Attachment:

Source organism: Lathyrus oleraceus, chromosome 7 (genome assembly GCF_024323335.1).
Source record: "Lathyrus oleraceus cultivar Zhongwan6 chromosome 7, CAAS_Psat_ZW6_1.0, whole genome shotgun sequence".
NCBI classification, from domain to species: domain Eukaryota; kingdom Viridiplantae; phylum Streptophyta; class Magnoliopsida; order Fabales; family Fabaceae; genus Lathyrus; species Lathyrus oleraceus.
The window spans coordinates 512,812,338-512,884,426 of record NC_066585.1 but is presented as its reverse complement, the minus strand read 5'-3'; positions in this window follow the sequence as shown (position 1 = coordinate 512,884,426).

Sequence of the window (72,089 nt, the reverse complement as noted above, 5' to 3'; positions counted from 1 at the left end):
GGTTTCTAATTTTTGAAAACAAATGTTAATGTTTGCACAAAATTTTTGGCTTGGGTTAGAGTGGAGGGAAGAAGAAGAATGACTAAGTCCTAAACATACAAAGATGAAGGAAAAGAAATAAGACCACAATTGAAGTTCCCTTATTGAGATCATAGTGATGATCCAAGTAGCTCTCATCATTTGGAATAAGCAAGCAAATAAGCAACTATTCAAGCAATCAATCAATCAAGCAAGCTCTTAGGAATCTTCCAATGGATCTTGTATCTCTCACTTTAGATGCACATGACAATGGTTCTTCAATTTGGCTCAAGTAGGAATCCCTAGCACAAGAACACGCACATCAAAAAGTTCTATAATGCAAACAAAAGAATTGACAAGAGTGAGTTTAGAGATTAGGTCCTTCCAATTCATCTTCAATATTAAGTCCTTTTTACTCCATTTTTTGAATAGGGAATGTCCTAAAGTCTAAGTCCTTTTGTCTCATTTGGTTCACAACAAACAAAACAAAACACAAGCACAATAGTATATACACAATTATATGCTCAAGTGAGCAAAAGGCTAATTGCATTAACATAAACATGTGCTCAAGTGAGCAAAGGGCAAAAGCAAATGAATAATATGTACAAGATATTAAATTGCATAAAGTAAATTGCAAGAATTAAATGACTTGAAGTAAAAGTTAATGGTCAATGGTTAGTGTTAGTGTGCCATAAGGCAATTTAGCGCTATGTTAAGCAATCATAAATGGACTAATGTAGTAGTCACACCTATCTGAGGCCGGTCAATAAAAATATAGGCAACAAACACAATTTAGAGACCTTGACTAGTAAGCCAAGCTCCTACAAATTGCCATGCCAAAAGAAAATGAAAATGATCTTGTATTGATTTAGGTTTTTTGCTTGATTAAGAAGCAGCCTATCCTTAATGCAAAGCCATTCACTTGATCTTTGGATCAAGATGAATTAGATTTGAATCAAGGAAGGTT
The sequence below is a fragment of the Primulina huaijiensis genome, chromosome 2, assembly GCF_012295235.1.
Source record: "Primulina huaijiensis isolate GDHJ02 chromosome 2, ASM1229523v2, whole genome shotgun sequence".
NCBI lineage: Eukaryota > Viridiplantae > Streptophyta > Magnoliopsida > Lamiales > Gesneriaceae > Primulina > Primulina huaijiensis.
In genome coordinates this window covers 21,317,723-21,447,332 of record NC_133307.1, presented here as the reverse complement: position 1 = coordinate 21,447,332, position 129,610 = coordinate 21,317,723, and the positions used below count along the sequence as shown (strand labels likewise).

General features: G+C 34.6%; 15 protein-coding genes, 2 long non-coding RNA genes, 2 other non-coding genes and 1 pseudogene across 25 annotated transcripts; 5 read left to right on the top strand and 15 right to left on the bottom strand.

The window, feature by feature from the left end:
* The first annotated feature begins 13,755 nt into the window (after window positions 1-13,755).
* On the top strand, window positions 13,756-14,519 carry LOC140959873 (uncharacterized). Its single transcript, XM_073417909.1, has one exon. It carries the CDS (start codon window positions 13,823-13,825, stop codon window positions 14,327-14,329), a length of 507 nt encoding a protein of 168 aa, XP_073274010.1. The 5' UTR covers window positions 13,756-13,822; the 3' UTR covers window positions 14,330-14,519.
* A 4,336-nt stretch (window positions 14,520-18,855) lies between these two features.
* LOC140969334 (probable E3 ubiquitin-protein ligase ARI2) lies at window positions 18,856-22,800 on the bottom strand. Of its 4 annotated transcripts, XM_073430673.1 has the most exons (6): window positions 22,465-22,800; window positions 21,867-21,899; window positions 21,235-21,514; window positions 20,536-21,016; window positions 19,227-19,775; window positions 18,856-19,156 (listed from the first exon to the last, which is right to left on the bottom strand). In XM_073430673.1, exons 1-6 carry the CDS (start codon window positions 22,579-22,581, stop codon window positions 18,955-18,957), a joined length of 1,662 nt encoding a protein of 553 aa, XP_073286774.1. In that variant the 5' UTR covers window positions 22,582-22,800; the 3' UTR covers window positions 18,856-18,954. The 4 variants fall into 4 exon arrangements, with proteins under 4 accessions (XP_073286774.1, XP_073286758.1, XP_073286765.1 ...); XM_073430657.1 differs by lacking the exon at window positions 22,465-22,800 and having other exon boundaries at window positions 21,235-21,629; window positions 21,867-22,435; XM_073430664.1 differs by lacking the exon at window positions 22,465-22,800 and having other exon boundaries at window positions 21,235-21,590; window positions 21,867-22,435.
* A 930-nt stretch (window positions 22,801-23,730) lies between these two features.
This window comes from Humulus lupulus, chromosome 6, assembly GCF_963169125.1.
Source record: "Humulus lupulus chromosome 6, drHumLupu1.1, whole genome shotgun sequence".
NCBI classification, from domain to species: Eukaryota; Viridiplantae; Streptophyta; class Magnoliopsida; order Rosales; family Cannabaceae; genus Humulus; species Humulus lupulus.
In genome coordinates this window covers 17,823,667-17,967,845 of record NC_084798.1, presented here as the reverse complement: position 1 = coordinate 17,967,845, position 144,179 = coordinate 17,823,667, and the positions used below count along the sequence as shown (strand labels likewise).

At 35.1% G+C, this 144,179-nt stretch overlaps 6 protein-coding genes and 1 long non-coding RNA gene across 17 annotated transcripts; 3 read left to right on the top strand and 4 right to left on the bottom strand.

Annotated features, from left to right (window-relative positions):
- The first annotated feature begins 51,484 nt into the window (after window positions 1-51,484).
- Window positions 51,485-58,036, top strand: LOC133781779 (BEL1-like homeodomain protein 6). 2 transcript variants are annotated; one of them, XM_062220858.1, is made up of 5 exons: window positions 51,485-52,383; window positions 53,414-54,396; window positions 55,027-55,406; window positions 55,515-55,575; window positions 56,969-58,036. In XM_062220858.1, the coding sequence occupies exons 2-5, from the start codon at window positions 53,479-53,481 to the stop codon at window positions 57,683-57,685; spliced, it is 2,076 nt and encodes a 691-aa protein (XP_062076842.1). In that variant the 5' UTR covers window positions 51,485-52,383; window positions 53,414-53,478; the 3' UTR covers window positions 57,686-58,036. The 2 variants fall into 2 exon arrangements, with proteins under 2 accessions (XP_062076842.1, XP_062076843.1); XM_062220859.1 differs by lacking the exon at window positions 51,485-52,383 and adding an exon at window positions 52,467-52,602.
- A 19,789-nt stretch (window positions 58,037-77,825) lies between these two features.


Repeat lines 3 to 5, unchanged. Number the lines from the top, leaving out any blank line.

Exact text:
NCBI classification, from domain to species: domain Eukaryota; kingdom Viridiplantae; phylum Streptophyta; class Magnoliopsida; order Fabales; family Fabaceae; genus Lathyrus; species Lathyrus oleraceus.
The window spans coordinates 512,812,338-512,884,426 of record NC_066585.1 but is presented as its reverse complement, the minus strand read 5'-3'; positions in this window follow the sequence as shown (position 1 = coordinate 512,884,426).

Sequence of the window (72,089 nt, the reverse complement as noted above, 5' to 3'; positions counted from 1 at the left end):